How to Replace a Broken Zipper in a Jacket
Don't you hate it when a zipper breaks, making a jacket unwearable? Luckily, it's not that difficult to replace a broken zipper if you have the right tools. I'm going to walk you through choosing the right kind of zipper, holding it in place, and sewing it in. I'm going to show you how to replace a broken zipper with a sewing machine, but you can sew this by hand as well.
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Getting the right kind of zipper
I think this is the trickiest part. There are so many different kinds of zippers! You'll want to get a separating zipper for your jacket. This means it opens up at the bottom, so you can completely separate the two sides of your jacket. If you get a non-separating zipper, it's not the end of the world, but you'll have to put your jacket on over your head instead of opening it up.
Next, you want to look for a zipper that is exactly the same length as your old zipper. If you can't find that, get one that's longer than your current zipper. If you do this, you need to get a zipper with metal teeth, rather than a nylon/plastic zipper. There are a few ways of shortening a zipper (see this tutorial from Craftsy), but you always shorten a nylon/plastic zipper from the bottom by sewing a few stitches over the teeth, creating a new stop for the zipper pull. Now you'll run into the previous problem of needing to put the jacket on over your head because it doesn't open up. With a metal zipper, you can shorten it from the top.
Getting the right size zipper
Zippers come in various sizes, ranging from 1-10 (smaller number = smaller zipper). These numbers refer to the width (in millimeters) of the teeth on the zipper coil. Because you're getting a separating zipper, it will almost certainly be the right size for a jacket, since that is generally what separating zippers are used for. However, double check the size just to be sure. You want one in the 5-7 range.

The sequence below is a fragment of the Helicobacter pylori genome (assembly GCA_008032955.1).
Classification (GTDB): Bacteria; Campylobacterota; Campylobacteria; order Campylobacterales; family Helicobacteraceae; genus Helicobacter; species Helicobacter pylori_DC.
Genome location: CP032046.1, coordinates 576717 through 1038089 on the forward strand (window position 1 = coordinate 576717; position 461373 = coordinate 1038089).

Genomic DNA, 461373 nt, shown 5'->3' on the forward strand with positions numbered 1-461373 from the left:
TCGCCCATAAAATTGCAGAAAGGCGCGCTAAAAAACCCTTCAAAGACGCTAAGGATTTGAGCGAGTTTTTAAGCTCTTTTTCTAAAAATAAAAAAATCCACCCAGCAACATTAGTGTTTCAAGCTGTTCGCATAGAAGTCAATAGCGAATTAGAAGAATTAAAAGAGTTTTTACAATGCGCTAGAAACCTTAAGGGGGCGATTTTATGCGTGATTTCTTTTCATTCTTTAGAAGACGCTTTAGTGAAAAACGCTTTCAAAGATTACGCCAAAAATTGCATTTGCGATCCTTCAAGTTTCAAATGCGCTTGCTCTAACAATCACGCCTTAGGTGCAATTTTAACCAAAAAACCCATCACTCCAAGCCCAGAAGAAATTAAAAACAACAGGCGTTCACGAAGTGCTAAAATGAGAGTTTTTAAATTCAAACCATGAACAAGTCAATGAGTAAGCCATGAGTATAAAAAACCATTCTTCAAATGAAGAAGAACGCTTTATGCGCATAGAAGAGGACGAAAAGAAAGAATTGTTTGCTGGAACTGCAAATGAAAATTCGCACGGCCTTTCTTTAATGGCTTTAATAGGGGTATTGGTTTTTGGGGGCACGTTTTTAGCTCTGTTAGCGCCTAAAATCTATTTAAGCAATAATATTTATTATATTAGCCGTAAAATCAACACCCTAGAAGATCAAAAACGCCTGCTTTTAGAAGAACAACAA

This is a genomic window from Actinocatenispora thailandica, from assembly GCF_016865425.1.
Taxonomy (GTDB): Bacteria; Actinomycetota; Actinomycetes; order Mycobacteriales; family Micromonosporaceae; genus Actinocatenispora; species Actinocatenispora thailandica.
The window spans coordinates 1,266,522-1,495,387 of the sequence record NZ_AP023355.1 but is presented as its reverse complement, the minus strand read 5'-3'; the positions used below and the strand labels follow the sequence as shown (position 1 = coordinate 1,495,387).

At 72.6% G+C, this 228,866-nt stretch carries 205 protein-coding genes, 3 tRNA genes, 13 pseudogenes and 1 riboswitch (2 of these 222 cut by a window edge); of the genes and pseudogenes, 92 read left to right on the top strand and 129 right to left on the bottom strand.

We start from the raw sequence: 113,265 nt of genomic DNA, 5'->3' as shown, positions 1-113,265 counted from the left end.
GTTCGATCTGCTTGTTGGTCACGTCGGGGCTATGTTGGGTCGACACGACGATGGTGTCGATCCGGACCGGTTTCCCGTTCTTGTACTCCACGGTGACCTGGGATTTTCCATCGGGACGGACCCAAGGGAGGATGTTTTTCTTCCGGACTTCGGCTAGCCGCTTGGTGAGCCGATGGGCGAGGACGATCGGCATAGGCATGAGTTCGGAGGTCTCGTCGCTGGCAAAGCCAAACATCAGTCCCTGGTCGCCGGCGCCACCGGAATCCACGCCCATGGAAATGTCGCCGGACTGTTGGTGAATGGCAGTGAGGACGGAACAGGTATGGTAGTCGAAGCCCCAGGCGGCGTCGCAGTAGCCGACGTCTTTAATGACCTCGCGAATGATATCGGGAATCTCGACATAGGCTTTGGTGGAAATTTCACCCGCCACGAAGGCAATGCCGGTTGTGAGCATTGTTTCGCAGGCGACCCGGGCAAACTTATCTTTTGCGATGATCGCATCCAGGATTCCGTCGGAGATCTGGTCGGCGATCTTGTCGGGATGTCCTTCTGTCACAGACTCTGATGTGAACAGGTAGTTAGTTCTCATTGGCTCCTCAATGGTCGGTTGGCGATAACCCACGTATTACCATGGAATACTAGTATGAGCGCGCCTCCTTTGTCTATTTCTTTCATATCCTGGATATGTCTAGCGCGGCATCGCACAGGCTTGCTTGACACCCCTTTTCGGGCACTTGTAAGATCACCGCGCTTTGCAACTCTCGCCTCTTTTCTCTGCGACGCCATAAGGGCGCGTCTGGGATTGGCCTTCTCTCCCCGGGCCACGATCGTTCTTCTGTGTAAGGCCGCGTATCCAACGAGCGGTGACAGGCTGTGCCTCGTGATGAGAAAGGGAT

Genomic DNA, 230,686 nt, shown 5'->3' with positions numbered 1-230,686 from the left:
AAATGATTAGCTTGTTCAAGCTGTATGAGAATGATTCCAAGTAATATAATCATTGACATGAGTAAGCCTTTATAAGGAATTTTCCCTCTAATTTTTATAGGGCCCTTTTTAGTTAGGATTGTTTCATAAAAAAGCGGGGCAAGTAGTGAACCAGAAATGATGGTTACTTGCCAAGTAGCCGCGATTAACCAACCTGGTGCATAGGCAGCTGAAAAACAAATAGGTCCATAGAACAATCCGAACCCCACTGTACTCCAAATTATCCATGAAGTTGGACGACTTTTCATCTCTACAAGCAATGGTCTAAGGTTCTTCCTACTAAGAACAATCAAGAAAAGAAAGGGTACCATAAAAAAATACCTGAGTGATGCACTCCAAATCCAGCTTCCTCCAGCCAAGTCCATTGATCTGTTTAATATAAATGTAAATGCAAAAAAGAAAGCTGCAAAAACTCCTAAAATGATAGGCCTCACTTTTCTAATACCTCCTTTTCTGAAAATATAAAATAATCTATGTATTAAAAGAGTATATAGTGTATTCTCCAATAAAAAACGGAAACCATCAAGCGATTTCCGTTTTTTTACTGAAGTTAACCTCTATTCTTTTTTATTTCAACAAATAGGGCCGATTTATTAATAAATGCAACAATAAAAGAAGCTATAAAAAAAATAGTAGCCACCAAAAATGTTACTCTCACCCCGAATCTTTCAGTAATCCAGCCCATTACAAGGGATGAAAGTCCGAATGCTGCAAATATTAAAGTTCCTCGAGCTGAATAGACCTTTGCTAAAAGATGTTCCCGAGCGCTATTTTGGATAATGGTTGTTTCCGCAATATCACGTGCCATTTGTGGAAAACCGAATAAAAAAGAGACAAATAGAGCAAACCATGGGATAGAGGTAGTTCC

How to replace a broken zipper
First, remove the old zipper with your stitch ripper. There will probably be two rows of stitching holding it on each side.
On my jacket, the zipper was also holding the lining to the outside of the jacket. I tried just folding both layers over and adding the new zipper to the raw edge, but the layers were too slippery, and the zipper ended up being very uneven. So I folded the edge down and stitched it before adding the new zipper. The construction of your jacket may differ, so do what works best for you.
Keep the zipper zipped up for now. Use your wonder tape (double sided tape that's safe to sew through and dissolves in the wash) or fabric-safe glue to attach it to your jacket, leaving about 1/8" between the side of the jacket and the zipper teeth. You can also pin the zipper to your jacket. I had trouble getting through so many thick layers with pins, so I taped mine. I think I'll try fabric glue next time, though. I used small pieces of wonder tape, so I could re-position the jacket as necessary. Since the fleece was a little stretchy, it moved around a bit while I was sewing. I think fabric glue might have kept it in place better.
Once you've taped/glued/pinned the zipper in place, check to see that the bottom and top edges of the jacket are matched up. Match up any seams/pockets as well.
Now unzip your zipper. It will be much easier to sew while it's open, but it's much easier to make sure everything is matched up while it's zipped.
At first, I tried using a zipper foot, but the seam on the edge of the jacket was bulky, so I ended up using an open toe embroidery foot instead. I kept the bulky seam in the middle, and the zipper to the side of the presser foot. This worked pretty well to keep the spacing even.
As I mentioned, the fleece stretched a little bit while sewing, so the zipper has a few small ripples, but overall, it's not that noticeable, and the jacket can be worn again!